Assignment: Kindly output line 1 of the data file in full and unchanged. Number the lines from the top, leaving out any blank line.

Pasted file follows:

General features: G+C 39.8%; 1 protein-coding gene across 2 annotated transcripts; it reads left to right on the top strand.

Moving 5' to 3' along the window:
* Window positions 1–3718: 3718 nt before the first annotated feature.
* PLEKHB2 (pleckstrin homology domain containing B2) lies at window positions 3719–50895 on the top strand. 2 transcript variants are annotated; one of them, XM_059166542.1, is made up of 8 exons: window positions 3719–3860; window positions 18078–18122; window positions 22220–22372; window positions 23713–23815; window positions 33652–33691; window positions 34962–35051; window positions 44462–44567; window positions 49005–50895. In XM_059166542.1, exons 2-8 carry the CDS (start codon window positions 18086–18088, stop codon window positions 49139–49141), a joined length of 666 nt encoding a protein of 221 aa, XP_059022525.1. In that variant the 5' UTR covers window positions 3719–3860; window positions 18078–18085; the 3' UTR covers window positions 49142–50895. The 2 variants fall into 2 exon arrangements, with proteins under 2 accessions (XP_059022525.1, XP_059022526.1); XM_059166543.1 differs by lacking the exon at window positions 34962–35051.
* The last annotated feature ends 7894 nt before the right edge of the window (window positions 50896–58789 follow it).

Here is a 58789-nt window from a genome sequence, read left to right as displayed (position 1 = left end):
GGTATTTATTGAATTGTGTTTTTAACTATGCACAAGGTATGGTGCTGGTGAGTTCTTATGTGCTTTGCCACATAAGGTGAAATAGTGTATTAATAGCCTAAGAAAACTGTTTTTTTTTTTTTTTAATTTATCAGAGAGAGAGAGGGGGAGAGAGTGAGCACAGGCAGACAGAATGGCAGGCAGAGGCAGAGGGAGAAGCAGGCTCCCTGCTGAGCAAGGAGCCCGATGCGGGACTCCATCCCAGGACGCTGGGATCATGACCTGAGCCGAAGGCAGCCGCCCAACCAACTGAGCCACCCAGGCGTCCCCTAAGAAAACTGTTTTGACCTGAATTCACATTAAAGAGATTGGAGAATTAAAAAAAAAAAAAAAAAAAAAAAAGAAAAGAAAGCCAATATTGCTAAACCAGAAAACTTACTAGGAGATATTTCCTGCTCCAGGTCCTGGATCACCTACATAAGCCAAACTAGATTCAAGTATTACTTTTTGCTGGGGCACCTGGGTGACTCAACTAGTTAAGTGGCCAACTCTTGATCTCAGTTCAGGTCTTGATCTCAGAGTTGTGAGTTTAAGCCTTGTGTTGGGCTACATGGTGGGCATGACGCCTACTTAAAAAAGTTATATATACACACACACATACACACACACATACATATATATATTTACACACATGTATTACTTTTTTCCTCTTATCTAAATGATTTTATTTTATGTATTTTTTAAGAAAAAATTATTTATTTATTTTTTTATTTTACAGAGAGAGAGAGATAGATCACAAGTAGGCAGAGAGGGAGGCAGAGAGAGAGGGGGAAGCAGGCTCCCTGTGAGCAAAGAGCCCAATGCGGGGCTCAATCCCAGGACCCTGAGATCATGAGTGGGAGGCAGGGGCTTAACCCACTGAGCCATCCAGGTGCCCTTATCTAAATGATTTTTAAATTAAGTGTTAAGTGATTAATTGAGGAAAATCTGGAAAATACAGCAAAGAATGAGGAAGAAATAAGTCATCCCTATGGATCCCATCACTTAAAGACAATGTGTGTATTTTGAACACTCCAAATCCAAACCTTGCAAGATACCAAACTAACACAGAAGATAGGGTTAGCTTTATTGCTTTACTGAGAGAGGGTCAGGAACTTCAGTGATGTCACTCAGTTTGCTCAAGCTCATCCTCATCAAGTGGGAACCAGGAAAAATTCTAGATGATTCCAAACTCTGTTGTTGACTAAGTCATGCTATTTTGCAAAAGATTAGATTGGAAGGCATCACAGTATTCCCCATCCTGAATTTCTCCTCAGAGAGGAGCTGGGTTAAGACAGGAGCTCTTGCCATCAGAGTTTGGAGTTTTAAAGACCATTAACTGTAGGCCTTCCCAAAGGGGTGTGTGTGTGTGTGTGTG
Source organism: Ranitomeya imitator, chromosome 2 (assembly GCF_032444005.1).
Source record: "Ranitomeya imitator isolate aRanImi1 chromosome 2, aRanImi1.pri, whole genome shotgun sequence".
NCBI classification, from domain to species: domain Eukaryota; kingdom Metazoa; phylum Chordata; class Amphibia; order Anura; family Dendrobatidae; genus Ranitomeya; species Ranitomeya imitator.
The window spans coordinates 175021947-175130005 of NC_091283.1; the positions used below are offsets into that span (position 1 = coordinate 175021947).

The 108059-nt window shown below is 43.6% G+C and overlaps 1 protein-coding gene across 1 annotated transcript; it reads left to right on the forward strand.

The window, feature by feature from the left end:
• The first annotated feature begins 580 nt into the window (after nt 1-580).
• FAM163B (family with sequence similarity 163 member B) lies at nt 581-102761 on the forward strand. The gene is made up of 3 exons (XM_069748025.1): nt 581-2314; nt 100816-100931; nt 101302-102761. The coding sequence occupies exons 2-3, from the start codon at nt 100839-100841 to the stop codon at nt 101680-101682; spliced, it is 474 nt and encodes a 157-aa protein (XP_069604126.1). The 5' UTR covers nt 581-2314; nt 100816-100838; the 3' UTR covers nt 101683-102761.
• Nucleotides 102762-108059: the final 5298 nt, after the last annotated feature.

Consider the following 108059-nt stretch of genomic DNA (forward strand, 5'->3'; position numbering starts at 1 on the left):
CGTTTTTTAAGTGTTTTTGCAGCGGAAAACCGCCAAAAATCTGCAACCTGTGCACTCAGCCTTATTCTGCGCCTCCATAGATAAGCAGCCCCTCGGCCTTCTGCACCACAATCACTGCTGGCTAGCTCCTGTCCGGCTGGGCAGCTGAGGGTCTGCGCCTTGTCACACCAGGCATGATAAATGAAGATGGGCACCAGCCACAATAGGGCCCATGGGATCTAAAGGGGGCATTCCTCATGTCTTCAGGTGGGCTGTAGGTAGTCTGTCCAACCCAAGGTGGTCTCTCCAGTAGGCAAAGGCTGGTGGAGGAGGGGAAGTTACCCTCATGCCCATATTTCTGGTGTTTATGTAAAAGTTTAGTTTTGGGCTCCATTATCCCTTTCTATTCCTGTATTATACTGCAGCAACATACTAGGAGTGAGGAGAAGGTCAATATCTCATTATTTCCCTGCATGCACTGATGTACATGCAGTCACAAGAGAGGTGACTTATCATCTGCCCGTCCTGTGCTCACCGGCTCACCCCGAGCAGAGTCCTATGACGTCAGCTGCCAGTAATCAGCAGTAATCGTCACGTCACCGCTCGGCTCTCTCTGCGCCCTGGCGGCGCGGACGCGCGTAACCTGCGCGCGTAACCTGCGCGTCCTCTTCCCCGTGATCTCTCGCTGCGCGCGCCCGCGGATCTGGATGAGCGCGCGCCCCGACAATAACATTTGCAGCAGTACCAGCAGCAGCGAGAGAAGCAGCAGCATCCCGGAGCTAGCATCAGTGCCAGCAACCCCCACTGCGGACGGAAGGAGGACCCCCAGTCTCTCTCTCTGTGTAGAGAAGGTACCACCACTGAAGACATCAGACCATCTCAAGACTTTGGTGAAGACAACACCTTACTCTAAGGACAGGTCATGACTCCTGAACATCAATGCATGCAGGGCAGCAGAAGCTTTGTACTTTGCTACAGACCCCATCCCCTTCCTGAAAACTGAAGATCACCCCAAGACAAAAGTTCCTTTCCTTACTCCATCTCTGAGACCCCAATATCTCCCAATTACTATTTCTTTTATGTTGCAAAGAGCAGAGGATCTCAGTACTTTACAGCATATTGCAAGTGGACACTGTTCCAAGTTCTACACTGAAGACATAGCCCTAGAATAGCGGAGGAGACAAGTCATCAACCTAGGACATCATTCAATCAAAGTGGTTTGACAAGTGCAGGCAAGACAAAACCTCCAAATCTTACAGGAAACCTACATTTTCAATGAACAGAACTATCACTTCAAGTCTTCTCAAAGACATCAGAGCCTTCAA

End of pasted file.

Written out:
General features: G+C 39.8%; 1 protein-coding gene across 2 annotated transcripts; it reads left to right on the top strand.